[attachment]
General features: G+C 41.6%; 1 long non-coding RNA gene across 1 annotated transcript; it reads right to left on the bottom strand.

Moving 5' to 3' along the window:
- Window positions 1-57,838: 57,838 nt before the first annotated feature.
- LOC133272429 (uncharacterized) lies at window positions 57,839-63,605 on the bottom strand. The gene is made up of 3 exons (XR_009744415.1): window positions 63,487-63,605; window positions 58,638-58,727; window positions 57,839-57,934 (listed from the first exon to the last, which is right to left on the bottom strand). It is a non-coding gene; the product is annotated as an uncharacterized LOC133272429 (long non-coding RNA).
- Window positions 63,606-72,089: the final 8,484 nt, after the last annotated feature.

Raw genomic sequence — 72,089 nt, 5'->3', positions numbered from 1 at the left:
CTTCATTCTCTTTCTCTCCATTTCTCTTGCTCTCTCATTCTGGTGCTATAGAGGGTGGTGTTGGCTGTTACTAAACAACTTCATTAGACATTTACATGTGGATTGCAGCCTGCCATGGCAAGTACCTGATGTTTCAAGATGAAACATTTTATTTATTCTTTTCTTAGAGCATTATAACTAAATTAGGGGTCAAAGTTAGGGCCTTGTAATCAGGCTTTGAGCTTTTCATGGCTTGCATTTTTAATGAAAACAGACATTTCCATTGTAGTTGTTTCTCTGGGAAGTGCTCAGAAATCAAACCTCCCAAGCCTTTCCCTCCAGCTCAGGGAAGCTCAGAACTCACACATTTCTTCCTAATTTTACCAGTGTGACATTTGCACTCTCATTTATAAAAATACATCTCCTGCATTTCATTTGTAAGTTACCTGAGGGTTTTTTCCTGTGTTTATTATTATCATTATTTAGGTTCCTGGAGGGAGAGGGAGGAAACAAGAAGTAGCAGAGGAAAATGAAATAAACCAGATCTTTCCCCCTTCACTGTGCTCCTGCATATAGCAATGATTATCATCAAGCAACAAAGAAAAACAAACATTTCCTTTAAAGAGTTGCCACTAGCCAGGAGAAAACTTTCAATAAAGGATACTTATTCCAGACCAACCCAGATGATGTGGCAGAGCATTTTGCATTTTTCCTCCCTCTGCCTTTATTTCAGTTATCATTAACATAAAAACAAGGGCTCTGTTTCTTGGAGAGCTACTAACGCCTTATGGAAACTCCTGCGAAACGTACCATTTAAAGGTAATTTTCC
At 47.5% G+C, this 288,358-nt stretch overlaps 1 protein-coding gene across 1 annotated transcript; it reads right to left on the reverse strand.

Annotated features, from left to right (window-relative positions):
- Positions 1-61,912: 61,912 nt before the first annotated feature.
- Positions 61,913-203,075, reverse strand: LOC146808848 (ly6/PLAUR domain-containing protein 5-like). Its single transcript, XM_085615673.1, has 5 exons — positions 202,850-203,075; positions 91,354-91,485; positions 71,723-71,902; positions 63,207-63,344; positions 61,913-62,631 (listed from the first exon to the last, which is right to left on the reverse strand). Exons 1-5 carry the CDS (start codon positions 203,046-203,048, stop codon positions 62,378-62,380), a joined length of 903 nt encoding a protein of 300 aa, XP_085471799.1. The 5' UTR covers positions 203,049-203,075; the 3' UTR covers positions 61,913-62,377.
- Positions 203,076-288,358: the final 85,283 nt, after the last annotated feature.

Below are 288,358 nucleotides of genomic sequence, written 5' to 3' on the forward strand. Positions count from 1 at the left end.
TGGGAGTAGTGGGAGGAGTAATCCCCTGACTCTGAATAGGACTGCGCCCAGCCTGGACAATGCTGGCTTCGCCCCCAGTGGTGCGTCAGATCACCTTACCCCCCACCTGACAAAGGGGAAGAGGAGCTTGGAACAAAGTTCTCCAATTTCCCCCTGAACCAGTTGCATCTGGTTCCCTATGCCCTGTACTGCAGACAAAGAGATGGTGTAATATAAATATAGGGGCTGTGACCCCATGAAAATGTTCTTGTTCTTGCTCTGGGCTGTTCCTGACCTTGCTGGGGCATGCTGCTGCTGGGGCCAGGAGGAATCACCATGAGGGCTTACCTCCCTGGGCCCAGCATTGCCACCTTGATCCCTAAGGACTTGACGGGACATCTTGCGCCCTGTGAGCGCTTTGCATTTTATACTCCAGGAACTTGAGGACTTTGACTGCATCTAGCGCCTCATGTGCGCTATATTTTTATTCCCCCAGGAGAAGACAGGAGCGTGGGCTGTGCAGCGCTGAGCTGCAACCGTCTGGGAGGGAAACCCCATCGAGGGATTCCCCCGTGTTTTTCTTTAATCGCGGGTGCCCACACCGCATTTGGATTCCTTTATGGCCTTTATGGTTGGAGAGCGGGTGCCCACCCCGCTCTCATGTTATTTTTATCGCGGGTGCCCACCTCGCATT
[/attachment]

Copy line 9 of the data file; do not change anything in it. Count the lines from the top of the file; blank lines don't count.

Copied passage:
Annotated features, from left to right (window-relative positions):